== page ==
So, we see that when it comes to patience in the face of circumstances, it is very much tied together with faith as it says in Hebrews 6:12 (KJV): "faith and patience inherit the promises". In Mark 11:24 we read “Therefore I say unto you, What things soever ye desire, when ye pray, believe that ye receive them, and ye shall have them”. We believe that our prayers are answered when we pray but the physical manifestation of the answer to our prayers may take some time to arrive; this calls for patience.

As we meditate on God’s word concerning patience, the Holy Spirit can develop that fruit within us.

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Check out our web site ( ) for information on our book: “On the Way: Basic Christian Training”, including how to purchase it and also to see more encouraging Bible based blogs. Please recommend our book to others.


Fear God

Throughout the bible, in the New and Old Testaments, we are exhorted to fear God (Prov 3:7; Mtth 10:28). If we study these words out in the context they are used, the fear we are discussing is not a terrible, dread but a reverential fear, awe and respect of our mighty God. In Psalms 111:10 (KJV) we can see the principle result of this fear in our lives: “The fear of the Lord is the beginning of wisdom: a good understanding have all they that do his commandments: his praise endureth forever”.

To fear God is to walk in reverential awe of his might and majesty but it is also to walk in obedience and praise. The Bible is full of the benefits of fearing God as we have described that kind of fear above. Read Psalm 112 today to see these benefits described. This Psalm tells us that the men who fear God are blessed; walk in the light, are wealthy, righteous, gracious, discrete, full of faith, fearless, victorious, generous and never moved.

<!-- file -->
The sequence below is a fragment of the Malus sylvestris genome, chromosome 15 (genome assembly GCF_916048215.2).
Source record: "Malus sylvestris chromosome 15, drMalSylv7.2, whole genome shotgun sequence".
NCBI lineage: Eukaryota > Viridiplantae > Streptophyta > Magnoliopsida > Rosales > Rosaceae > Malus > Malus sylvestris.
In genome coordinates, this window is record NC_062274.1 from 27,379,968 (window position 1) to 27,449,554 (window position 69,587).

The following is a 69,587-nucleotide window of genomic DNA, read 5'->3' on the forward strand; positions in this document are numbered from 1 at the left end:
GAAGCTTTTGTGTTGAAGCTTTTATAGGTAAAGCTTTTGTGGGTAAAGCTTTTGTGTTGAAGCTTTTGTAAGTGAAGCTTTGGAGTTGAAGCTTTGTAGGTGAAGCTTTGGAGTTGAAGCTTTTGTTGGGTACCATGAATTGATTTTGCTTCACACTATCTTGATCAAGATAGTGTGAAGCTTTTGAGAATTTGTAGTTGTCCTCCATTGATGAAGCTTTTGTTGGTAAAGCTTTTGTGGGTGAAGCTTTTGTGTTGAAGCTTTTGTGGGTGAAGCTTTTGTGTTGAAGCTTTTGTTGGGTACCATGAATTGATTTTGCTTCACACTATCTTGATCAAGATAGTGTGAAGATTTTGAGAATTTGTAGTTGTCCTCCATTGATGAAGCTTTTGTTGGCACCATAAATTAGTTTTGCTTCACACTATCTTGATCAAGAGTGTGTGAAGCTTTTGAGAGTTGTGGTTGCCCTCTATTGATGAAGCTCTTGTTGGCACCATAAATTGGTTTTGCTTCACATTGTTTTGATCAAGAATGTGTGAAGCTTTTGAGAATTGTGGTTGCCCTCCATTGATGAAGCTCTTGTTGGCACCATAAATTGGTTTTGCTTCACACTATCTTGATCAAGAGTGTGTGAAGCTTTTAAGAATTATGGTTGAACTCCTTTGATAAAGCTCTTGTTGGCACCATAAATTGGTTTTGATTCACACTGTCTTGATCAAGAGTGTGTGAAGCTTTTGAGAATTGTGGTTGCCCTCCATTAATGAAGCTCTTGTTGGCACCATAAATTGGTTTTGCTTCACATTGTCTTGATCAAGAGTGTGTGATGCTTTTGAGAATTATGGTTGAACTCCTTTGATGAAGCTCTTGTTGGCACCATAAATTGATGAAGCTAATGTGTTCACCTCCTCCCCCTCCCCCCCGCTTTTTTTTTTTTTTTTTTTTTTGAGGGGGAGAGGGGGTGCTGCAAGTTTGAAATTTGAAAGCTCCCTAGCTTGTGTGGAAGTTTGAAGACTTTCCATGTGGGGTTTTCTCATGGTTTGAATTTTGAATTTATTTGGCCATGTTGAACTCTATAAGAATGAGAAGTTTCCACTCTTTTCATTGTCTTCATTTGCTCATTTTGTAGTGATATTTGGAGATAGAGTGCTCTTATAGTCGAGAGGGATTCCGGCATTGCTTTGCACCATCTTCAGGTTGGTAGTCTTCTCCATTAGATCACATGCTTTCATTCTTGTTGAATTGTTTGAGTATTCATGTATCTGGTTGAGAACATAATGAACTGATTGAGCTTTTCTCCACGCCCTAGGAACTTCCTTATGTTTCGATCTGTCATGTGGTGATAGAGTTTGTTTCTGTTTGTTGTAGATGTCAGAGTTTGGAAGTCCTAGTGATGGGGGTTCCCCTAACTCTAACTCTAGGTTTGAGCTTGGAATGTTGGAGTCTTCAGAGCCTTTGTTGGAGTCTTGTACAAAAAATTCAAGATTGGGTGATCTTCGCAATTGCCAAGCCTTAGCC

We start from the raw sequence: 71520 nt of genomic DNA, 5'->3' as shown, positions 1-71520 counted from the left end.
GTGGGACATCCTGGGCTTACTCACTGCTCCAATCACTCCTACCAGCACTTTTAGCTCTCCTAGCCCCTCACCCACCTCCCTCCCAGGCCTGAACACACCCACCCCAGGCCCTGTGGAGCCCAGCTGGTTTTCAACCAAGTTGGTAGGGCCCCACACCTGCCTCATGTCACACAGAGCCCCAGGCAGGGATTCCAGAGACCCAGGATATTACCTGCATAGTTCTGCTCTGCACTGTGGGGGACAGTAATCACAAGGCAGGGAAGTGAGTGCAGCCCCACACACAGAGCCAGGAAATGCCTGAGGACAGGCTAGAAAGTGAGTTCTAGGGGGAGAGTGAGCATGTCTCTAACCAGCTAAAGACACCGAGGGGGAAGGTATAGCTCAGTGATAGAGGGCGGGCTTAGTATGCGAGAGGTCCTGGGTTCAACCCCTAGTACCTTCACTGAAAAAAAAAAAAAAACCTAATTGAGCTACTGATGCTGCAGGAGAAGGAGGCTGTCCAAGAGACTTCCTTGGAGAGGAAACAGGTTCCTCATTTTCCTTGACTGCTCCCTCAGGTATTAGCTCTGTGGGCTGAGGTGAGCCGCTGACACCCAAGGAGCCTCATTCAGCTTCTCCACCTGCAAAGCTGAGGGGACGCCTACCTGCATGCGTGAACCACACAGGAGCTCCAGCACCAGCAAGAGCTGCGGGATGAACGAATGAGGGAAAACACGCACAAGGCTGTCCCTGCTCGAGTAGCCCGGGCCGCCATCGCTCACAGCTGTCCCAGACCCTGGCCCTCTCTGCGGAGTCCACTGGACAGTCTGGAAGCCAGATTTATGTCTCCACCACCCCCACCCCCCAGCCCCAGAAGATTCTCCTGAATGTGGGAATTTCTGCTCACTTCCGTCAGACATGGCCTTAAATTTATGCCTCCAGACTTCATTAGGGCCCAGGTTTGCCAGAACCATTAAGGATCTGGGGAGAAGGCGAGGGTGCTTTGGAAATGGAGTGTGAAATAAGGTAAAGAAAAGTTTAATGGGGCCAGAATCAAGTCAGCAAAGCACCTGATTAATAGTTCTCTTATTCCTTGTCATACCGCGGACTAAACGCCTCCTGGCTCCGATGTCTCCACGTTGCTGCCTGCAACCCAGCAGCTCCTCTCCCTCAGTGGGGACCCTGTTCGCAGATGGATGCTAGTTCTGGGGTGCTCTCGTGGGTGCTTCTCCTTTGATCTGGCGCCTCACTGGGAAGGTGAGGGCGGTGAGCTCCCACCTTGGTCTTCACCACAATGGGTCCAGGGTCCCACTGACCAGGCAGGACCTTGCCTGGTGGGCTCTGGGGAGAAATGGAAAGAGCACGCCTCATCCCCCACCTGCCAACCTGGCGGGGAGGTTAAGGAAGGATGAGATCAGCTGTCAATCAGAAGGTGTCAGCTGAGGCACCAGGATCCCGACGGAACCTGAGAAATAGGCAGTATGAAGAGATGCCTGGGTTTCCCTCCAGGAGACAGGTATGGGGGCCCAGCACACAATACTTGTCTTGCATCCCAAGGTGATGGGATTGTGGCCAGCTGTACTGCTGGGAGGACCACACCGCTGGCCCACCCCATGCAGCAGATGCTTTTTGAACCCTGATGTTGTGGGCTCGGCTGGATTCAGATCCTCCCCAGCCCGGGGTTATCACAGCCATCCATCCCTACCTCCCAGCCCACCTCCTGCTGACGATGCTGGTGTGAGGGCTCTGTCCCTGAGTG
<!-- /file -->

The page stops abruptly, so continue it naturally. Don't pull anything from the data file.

“The fear of the Lord tendeth to life: and he that hath it shall abide satisfied; he shall not be visited with evil.” (Prov 19:23) God said that those who feared him would be his and that he would make them his jewels (Mal 3:16-17). I like that.

Not so for the men who do not fear God, the Bible tells us it will not go well for them (Eccl 8:13).

It would seem you don’t have to be a rocket scientist to make the best decision here.

This would be good word to give to someone else. All rights reserved.

Check out our web site ( ) for information on our book: “On the Way: Basic Christian Training”, including how to purchase it and also to see more encouraging Bible based blogs. Please recommend our book to others. 


Peace I leave with you, my peace I give unto you: not as the world giveth, give I unto you. Let your heart be troubled, neither let them be afraid. (John 14:27; KJV). The word for “peace” here is “eirene” which means; a state of tranquility, rest and confidence in our relationship with Christ Jesus no matter what is happening around us.

Notice that Jesus leaves us his peace but we have a part to play too. We must not allow agitation, anxiety or permit fear. 1 Peter 3:11 says that we must search for peace and seek it eagerly. Seek in this context is not passive but means an active, aggressive and persistent search.

Isaiah wrote that if we truly trust God and keep our focus on him, we can enjoy his perfect peace (Isa 26:3). The writer of Psalm 119 put it a little differently in writing that if we loved God’s word, we would enjoy great peace (Ps 119:165).

The Bible also says that God is our peace and we must allow it to: "rule in our hearts" (Col. 3:15). If that is the case then to enjoy this peace, we need to meditate on it, confess it and believe it.